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Ball: Fielding put me off cricket

It is not stretching the boundaries of sporting fantasy to suggest that Wales lock Jake Ball might have played cricket for Australia had he not loathed fielding so much.

But Australia's loss is Wales' gain, and Ball will run out against the Wallabies on Saturday for a rugby union Test match that he admits "means a lot to me."

During a previous sporting life, the bearded Scarlets forward struck fear into opposition batsmen on wickets renowned for their pace and bounce in Western Australia.

A teenage cricketing peer of Shaun and Mitchell Marsh and tutored by their father - former Australia Test opening batsman Geoff Marsh - seamer Ball's bowling was once clocked at 82mph. He describes his slinging action as "similar" to Mitchell Johnson, but "probably more Jeff Thomson."

Ascot-born Ball, whose father Dave is a North Walian who played number eight for London Welsh and Harlequins, emigrated to Australia with his family at the age of 16. And cricket was the sporting plan.

"I went out there to play cricket, and I did it for two years," Ball said.

"I was a fast bowler and I played alongside the Marsh boys. I miss the competitive edge of the bowling, but I hated standing in the field and I was a tail-end batsman as well, so I ended up spending a lot of time sitting around.

"I was probably a bit over the top when I played cricket.

"If I got nicked through slips and that, it would be a case of trying to keep my cool. I wouldn't say it was sledging - I was more of a quiet angry man, I think!"

Ball, now 23, had opened the bowling for Western Australia Under-19s, but he added: "I realised that cricket wasn't the path I wanted to go down. I missed my rugby."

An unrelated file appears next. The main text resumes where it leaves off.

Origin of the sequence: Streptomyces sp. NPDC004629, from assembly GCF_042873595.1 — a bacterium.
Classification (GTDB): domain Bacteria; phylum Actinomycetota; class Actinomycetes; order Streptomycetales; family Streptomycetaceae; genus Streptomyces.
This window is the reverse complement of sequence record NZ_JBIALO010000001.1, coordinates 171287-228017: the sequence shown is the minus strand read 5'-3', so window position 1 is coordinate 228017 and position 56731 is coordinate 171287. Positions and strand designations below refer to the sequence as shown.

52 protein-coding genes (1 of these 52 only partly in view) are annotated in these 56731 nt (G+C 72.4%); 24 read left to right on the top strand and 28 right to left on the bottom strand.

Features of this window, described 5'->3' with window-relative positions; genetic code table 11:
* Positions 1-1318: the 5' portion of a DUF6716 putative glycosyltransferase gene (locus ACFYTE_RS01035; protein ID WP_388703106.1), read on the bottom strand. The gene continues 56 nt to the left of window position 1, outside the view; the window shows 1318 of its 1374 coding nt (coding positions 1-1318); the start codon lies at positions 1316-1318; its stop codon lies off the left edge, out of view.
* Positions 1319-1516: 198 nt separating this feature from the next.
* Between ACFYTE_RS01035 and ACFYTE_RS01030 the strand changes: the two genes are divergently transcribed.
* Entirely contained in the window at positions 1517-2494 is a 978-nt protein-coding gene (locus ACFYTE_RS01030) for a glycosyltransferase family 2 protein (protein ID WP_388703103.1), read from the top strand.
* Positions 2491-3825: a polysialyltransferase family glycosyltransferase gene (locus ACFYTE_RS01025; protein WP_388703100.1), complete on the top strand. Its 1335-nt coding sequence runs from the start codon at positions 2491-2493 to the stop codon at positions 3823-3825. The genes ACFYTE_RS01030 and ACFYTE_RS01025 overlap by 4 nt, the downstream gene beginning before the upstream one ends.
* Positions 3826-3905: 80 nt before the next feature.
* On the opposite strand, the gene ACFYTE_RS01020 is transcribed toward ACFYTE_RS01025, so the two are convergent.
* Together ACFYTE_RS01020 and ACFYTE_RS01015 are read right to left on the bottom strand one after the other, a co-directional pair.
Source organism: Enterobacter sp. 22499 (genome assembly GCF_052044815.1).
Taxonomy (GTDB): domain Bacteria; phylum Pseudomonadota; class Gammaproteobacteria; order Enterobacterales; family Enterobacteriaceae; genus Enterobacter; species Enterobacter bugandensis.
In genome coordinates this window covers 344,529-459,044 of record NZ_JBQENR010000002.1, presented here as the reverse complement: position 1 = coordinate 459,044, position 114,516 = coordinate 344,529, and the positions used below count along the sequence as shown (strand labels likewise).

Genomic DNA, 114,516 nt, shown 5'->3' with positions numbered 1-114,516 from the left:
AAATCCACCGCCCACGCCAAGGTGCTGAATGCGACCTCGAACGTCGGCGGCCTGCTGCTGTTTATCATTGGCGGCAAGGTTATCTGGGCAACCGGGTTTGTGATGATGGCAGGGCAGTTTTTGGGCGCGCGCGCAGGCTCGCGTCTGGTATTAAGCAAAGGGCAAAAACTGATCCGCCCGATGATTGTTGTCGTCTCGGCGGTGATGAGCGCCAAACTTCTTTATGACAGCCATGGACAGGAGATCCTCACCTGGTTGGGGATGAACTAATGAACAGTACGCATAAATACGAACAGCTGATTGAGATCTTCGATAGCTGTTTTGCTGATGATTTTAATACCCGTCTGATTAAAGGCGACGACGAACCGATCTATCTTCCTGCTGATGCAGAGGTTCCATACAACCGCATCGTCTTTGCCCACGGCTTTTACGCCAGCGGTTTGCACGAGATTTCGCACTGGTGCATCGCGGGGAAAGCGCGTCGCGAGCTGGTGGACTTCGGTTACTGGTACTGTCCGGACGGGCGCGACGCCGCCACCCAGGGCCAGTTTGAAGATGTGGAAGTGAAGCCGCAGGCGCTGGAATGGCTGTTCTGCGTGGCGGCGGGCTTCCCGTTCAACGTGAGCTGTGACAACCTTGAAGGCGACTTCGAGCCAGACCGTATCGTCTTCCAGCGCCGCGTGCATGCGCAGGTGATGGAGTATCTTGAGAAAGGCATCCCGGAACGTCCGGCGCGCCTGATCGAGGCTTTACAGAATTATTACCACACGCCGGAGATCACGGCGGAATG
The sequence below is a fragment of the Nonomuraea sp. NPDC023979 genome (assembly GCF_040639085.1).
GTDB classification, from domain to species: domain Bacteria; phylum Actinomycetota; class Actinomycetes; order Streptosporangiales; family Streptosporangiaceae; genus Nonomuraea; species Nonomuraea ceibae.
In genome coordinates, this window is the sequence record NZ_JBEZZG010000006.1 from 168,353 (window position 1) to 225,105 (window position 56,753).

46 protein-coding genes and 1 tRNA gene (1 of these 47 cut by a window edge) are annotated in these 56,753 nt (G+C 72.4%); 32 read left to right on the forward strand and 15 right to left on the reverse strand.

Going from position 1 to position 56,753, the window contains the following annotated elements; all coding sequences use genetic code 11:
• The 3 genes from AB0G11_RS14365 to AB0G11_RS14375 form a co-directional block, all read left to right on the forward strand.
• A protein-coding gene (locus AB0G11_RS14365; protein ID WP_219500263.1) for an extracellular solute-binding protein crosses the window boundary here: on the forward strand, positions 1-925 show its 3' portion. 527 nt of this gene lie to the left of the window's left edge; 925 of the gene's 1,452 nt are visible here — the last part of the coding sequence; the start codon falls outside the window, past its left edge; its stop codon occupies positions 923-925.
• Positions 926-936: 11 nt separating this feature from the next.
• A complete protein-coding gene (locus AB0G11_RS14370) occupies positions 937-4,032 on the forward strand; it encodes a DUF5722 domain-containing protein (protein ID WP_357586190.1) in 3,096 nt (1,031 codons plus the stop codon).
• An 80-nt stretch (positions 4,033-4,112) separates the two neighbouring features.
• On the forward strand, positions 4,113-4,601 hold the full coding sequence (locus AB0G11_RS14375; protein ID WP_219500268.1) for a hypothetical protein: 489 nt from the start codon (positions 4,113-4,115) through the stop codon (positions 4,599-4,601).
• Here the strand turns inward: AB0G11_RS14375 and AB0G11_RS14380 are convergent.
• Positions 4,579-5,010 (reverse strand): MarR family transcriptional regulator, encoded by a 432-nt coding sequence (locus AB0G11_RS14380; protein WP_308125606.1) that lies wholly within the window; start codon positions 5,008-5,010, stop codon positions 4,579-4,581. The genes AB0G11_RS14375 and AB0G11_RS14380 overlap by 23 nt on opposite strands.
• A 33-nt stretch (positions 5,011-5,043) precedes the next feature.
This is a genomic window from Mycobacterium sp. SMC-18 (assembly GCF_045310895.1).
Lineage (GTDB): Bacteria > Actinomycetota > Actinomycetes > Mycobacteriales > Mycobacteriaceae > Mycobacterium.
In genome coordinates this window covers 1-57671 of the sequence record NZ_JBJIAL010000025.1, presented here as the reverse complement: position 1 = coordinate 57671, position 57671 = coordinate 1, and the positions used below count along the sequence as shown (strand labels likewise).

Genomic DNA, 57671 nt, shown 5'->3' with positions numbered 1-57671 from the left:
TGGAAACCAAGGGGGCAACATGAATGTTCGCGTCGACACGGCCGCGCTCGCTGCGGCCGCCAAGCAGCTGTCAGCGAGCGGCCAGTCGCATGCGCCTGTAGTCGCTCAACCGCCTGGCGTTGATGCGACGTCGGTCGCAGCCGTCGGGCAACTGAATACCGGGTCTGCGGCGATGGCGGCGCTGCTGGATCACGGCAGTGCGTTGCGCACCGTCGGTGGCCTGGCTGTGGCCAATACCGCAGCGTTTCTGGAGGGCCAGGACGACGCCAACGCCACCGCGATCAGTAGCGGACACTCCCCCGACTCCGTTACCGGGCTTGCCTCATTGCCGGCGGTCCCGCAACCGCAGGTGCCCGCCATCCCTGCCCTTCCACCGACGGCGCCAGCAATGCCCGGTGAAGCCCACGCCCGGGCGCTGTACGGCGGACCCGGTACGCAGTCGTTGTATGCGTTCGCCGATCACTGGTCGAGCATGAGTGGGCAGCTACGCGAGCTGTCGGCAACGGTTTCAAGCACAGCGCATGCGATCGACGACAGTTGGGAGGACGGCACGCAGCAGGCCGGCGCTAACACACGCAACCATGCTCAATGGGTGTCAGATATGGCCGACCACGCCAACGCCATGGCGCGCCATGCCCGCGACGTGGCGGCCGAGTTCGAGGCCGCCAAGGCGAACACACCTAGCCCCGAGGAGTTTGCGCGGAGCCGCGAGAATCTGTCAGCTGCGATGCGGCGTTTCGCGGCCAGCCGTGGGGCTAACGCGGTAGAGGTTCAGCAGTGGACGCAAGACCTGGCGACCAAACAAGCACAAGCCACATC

Ball captained Surrey Under-15s rugby team before heading Down Under, and he was training with the Perth-based Western Force Super Rugby squad when the Scarlets spotted him before quickly offering him a three-year contract in 2012.

Less than two years later, he broke into the Wales squad, making his Test debut as a replacement against Ireland during last season's RBS 6 Nations Championship before starting Six Nations appointments with France and England.

He also toured South Africa with Wales in June, featuring during the agonising 31-30 second Test defeat in Nelspruit, and Ball is viewed as an important part of head coach Warren Gatland's second-row armoury alongside the likes of Alun-Wyn Jones, Bradley Davies and Luke Charteris.

"I am just happy to get this opportunity, to be honest," he added, ahead of a first start against major southern hemisphere opposition.

"I think it is going to be a brutal contest, and we will get stuck into it like we would any international game.

"I know a couple of their players (Matt Hodgson and Ben McCalman) as well, so it means a lot to me this game. To get picked (in the Wales starting XV) was a big goal of mine."

It has been very much a case of no pain, no gain, though, for Ball and company, with Gatland having put his autumn Test squad through a particularly punishing training regime during the past fortnight.

"It has been a pretty brutal couple of weeks," Ball said. "And we will obviously gain the benefits from that.

"We have been up early every morning and in the altitude chamber, which is not my favourite place!

"The running fitness is something I have personally done a fair bit of work on. When I first came into the camp, the running side of things for me was very different. I had never done some of the tests before, so now I am starting to get my foothold there.

"There is always competition in training, and it's great to have such strength in that (second-row) area.

"There is a lot more close-quarter stuff over here with the rugby - more picking and going - and I love the breakdown side of the game, so it has suited me massively."


From Belfast Telegraph